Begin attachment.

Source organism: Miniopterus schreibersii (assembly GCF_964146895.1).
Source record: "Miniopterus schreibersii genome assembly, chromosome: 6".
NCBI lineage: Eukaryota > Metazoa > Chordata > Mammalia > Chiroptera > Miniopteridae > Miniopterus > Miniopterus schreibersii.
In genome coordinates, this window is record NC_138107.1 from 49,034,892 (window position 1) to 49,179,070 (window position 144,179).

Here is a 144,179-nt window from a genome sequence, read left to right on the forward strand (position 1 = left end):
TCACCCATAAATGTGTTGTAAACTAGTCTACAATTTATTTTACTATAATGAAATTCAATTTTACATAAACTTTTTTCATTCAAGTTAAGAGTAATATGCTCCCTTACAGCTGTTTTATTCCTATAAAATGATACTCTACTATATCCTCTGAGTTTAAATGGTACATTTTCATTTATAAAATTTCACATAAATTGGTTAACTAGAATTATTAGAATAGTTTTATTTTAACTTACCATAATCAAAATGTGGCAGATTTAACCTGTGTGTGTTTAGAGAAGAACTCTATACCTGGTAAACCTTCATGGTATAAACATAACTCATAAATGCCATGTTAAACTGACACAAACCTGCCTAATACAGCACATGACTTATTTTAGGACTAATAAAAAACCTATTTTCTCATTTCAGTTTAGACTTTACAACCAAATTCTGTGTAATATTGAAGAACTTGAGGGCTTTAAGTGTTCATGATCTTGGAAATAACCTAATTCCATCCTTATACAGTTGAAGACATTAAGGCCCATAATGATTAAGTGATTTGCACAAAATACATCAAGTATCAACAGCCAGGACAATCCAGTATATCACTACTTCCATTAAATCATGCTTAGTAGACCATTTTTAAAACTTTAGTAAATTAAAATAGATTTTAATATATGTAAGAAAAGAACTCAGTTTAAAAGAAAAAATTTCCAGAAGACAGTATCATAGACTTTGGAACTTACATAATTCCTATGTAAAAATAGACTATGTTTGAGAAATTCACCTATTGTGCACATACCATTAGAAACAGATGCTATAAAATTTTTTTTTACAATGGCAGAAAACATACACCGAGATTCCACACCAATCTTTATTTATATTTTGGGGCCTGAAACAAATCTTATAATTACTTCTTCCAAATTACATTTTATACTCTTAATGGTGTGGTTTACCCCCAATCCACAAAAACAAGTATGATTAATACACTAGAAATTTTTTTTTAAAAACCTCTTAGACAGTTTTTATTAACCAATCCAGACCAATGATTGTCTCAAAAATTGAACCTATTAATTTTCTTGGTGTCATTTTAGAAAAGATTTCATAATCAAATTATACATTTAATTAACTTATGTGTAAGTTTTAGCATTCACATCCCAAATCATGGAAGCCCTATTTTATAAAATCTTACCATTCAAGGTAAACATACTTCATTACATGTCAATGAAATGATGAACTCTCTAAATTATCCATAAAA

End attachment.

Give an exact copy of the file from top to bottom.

Source organism: Miniopterus schreibersii (assembly GCF_964146895.1).
Source record: "Miniopterus schreibersii genome assembly, chromosome: 6".
NCBI lineage: Eukaryota > Metazoa > Chordata > Mammalia > Chiroptera > Miniopteridae > Miniopterus > Miniopterus schreibersii.
In genome coordinates, this window is record NC_138107.1 from 49,034,892 (window position 1) to 49,179,070 (window position 144,179).

Here is a 144,179-nt window from a genome sequence, read left to right on the forward strand (position 1 = left end):
TCACCCATAAATGTGTTGTAAACTAGTCTACAATTTATTTTACTATAATGAAATTCAATTTTACATAAACTTTTTTCATTCAAGTTAAGAGTAATATGCTCCCTTACAGCTGTTTTATTCCTATAAAATGATACTCTACTATATCCTCTGAGTTTAAATGGTACATTTTCATTTATAAAATTTCACATAAATTGGTTAACTAGAATTATTAGAATAGTTTTATTTTAACTTACCATAATCAAAATGTGGCAGATTTAACCTGTGTGTGTTTAGAGAAGAACTCTATACCTGGTAAACCTTCATGGTATAAACATAACTCATAAATGCCATGTTAAACTGACACAAACCTGCCTAATACAGCACATGACTTATTTTAGGACTAATAAAAAACCTATTTTCTCATTTCAGTTTAGACTTTACAACCAAATTCTGTGTAATATTGAAGAACTTGAGGGCTTTAAGTGTTCATGATCTTGGAAATAACCTAATTCCATCCTTATACAGTTGAAGACATTAAGGCCCATAATGATTAAGTGATTTGCACAAAATACATCAAGTATCAACAGCCAGGACAATCCAGTATATCACTACTTCCATTAAATCATGCTTAGTAGACCATTTTTAAAACTTTAGTAAATTAAAATAGATTTTAATATATGTAAGAAAAGAACTCAGTTTAAAAGAAAAAATTTCCAGAAGACAGTATCATAGACTTTGGAACTTACATAATTCCTATGTAAAAATAGACTATGTTTGAGAAATTCACCTATTGTGCACATACCATTAGAAACAGATGCTATAAAATTTTTTTTTACAATGGCAGAAAACATACACCGAGATTCCACACCAATCTTTATTTATATTTTGGGGCCTGAAACAAATCTTATAATTACTTCTTCCAAATTACATTTTATACTCTTAATGGTGTGGTTTACCCCCAATCCACAAAAACAAGTATGATTAATACACTAGAAATTTTTTTTTAAAAACCTCTTAGACAGTTTTTATTAACCAATCCAGACCAATGATTGTCTCAAAAATTGAACCTATTAATTTTCTTGGTGTCATTTTAGAAAAGATTTCATAATCAAATTATACATTTAATTAACTTATGTGTAAGTTTTAGCATTCACATCCCAAATCATGGAAGCCCTATTTTATAAAATCTTACCATTCAAGGTAAACATACTTCATTACATGTCAATGAAATGATGAACTCTCTAAATTATCCATAAAA